Hitchin emailed me yesterday to draw my attention to this succinct one-sentence summary of the career of the late Norman Collier:
BBC:Comedian Norman Collier dies aged 87
… Collier went on to make regular appearances on television and at theatres across the UK in the 1970s and 80s, and is arguably best remembered for his act featuring an intermittently working microphone – and his chicken impression.
I don’t think there’s any ‘arguably’ about it.
True story: I met Norman Collier once. I was walking down the street in Liverpool, when he pulled up alongside me in a Rolls Royce (a gold-coloured Rolls Royce, if memory serves, although that might be an embellishment). He asked for directions to the Holiday Inn. I told him to turn right at the bottom of the hill, carry on till the next set of traffic lights, etc. He thanked me and sped off. It was only then that I realised I had meant to say turn left at the bottom of the hill. I’ve felt bad about it ever since. I also deeply regret not thinking to pretend that my microphone was broken when I was giving him directions. Oh how he would have laughed!
Jen and I saw another comic Norman once. No, not my dad; Norman Wisdom. He was waiting for a plane at the Isle of Man airport. I dared Jen to shout “MISTER GRIMSDALE!!!!” at him. Jen told me not to be so stupid.
Jen and I bumped into another comedy legend at a different airport once. No, his name wasn’t Norman. That would have been too much of a co-incidence. It was Stan Boardman. He looked very hassled. Tempted as I could see she was, Jen did not seize the opportunity to shout “THE GIIIIRRRRRRRRRRMANS!” at him.
And then there was the time Irish Mick and I saw Mike Harding struggling to light a barbecue in ridiculously strong wind. You couldn’t make this nonsense up.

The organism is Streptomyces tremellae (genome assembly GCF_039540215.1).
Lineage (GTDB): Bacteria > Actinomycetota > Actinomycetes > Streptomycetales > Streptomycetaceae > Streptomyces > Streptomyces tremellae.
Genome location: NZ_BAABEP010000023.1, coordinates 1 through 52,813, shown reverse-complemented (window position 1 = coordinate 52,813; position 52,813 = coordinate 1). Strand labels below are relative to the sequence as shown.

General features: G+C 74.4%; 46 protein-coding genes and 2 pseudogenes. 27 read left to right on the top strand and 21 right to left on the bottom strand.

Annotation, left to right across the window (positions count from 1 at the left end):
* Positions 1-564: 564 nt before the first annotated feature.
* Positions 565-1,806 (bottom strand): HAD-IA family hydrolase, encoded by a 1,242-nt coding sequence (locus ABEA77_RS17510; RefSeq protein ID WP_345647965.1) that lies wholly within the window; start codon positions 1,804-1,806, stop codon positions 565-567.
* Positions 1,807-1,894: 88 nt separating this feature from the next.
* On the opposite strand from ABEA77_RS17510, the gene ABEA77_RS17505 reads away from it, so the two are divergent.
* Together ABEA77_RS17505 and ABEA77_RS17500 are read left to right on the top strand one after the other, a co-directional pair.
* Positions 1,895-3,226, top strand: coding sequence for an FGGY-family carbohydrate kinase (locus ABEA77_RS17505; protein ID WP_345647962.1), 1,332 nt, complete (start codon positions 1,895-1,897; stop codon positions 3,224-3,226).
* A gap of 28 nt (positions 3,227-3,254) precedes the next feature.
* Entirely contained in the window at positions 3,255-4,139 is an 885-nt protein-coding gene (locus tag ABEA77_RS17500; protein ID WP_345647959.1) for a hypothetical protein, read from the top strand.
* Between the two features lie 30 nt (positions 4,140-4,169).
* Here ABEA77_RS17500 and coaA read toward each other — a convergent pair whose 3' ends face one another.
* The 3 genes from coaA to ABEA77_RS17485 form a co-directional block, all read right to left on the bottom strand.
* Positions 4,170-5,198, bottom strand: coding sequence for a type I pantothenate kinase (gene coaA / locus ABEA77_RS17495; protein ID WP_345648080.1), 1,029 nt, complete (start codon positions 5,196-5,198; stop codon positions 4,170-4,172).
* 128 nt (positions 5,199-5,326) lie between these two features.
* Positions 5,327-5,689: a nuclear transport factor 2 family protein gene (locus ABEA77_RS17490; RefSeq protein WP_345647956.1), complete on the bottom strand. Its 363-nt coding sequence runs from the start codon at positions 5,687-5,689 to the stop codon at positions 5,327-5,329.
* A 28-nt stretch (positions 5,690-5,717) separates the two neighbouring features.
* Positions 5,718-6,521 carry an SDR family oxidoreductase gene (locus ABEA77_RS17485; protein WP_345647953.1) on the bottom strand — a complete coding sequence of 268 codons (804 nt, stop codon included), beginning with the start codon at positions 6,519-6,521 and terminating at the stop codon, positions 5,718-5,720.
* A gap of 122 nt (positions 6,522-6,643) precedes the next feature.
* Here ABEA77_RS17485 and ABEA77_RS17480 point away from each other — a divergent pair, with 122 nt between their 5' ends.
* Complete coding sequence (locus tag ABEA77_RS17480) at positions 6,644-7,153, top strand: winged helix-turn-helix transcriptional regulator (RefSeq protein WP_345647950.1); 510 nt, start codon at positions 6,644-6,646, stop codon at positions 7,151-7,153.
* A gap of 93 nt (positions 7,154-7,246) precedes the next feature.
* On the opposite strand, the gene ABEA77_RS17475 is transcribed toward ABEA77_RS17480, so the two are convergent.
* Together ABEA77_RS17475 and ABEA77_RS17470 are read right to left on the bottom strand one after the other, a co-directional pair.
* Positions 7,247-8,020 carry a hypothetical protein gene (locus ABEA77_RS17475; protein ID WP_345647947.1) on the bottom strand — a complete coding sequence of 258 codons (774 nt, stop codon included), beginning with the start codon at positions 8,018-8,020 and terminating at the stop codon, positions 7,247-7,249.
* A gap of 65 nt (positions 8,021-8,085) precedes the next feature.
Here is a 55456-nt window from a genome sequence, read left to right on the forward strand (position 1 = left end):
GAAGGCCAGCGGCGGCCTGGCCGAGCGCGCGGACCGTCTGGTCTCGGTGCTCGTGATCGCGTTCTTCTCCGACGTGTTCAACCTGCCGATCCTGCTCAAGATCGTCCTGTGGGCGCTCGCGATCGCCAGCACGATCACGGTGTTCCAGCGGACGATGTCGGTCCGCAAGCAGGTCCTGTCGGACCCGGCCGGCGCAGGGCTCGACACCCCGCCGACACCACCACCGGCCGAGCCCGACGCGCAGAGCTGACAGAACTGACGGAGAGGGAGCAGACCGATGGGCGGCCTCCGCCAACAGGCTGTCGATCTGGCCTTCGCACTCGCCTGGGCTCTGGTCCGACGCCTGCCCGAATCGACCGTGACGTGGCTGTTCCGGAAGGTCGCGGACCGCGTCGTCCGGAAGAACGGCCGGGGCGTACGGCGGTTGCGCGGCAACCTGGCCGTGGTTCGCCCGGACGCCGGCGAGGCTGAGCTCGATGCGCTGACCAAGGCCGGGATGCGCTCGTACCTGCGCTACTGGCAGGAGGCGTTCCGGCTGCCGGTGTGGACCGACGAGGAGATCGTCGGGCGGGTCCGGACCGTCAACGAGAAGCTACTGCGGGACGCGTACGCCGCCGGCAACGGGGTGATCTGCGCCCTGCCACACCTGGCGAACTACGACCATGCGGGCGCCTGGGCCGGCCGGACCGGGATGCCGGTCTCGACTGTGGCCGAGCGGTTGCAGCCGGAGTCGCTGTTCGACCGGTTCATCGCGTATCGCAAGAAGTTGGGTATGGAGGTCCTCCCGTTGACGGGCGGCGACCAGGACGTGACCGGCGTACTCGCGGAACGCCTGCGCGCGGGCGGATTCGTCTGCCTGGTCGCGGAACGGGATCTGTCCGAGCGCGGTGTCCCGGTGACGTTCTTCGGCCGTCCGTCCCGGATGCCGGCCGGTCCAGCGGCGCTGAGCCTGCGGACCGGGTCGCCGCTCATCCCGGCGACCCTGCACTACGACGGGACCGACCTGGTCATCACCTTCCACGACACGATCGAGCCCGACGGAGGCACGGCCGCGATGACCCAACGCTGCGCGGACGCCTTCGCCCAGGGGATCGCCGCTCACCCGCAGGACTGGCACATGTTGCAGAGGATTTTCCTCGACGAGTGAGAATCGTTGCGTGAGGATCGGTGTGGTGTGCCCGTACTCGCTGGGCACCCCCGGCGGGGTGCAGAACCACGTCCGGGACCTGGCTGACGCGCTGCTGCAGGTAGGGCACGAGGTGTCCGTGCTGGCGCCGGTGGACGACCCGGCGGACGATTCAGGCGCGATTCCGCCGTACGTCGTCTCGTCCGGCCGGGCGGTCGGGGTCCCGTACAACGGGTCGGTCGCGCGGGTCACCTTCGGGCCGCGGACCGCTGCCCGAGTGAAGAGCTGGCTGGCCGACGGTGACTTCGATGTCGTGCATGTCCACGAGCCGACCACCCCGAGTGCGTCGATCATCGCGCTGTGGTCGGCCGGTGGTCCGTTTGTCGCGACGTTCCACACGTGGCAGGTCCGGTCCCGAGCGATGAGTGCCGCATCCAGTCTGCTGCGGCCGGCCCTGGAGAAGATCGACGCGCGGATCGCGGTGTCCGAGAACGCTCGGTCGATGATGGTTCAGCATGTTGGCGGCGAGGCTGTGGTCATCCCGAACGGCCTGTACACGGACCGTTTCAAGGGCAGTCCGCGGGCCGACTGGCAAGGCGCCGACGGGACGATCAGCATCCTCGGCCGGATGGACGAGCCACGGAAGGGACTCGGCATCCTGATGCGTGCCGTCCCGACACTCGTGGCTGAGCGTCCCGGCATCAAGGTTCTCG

I have what I like to think is a healthy cynicism regarding any so-called sport which is performed to music, and where points are awarded for artistic merit or international relations: figure skating, certain gymnastic events, the Eurovision Song Contest, and so on. Top of the list, obviously, must be synchronised bloody swimming.
The other week, ticket-sellers cocked up and oversold 10,000 tickets for the forthcoming Olympic synchronised bloody swimming competition. Yes, ten-thousand: there are ten-thousand saddoes out there prepared to part with their hard-earned cash for the privilege of watching girls with bulldog clips on their noses perform semi-aquatic dance-erobics with Phil Bloody Collins blaring away in the background. No, come to think of it, there are far more saddoes than that, because that’s just the oversold tickets. Jee-zuss!
It’s phenomenally popular, for some incomprehensible reason, synchronised bloody swimming. Which makes me wonder whether the BBC might have missed a trick. They’ve managed to get the clueless public glued to their telly sets every Saturday evening to watch no-mark Z-list celebrities take ballroom-dancing lessons. Quality telly, that—and cheap as well. So how come they haven’t latched on to the idea of celebrity synchronised bloody swimming? Hell, even I would watch that. Even an old cynic like me would be unable to pass up the opportunity to watch Ann Widdecombe, Jordan or Kerry Katona putting themselves at severe risk of drowning.
No risk whatsoever of drowning.
Actually, no, I don’t think Jordan would be at any risk whatsoever of drowning. Better make it Emma Bunton instead.